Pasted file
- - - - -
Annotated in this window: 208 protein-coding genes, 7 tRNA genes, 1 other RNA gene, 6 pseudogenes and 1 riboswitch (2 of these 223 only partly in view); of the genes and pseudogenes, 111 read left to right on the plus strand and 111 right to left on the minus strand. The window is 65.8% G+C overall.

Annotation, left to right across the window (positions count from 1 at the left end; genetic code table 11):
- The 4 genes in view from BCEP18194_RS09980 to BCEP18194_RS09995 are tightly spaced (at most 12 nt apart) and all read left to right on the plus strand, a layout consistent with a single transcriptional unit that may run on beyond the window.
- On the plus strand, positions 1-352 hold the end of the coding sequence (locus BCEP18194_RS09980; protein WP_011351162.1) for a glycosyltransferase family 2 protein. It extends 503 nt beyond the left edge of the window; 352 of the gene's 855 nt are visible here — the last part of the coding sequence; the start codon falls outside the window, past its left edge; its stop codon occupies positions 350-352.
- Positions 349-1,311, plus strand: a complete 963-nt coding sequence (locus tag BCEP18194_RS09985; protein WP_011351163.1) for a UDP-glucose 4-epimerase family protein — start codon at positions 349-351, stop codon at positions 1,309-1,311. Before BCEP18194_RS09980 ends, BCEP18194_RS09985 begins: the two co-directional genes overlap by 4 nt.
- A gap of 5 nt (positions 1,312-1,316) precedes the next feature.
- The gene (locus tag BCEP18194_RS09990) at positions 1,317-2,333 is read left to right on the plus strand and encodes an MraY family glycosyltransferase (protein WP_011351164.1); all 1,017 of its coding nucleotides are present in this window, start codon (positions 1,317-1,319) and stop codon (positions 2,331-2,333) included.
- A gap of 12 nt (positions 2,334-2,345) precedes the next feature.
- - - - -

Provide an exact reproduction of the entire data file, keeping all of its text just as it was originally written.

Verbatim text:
Annotated in this window: 208 protein-coding genes, 7 tRNA genes, 1 other RNA gene, 6 pseudogenes and 1 riboswitch (2 of these 223 only partly in view); of the genes and pseudogenes, 111 read left to right on the plus strand and 111 right to left on the minus strand. The window is 65.8% G+C overall.

Annotation, left to right across the window (positions count from 1 at the left end; genetic code table 11):
- The 4 genes in view from BCEP18194_RS09980 to BCEP18194_RS09995 are tightly spaced (at most 12 nt apart) and all read left to right on the plus strand, a layout consistent with a single transcriptional unit that may run on beyond the window.
- On the plus strand, positions 1-352 hold the end of the coding sequence (locus BCEP18194_RS09980; protein WP_011351162.1) for a glycosyltransferase family 2 protein. It extends 503 nt beyond the left edge of the window; 352 of the gene's 855 nt are visible here — the last part of the coding sequence; the start codon falls outside the window, past its left edge; its stop codon occupies positions 350-352.
- Positions 349-1,311, plus strand: a complete 963-nt coding sequence (locus tag BCEP18194_RS09985; protein WP_011351163.1) for a UDP-glucose 4-epimerase family protein — start codon at positions 349-351, stop codon at positions 1,309-1,311. Before BCEP18194_RS09980 ends, BCEP18194_RS09985 begins: the two co-directional genes overlap by 4 nt.
- A gap of 5 nt (positions 1,312-1,316) precedes the next feature.
- The gene (locus tag BCEP18194_RS09990) at positions 1,317-2,333 is read left to right on the plus strand and encodes an MraY family glycosyltransferase (protein WP_011351164.1); all 1,017 of its coding nucleotides are present in this window, start codon (positions 1,317-1,319) and stop codon (positions 2,331-2,333) included.
- A gap of 12 nt (positions 2,334-2,345) precedes the next feature.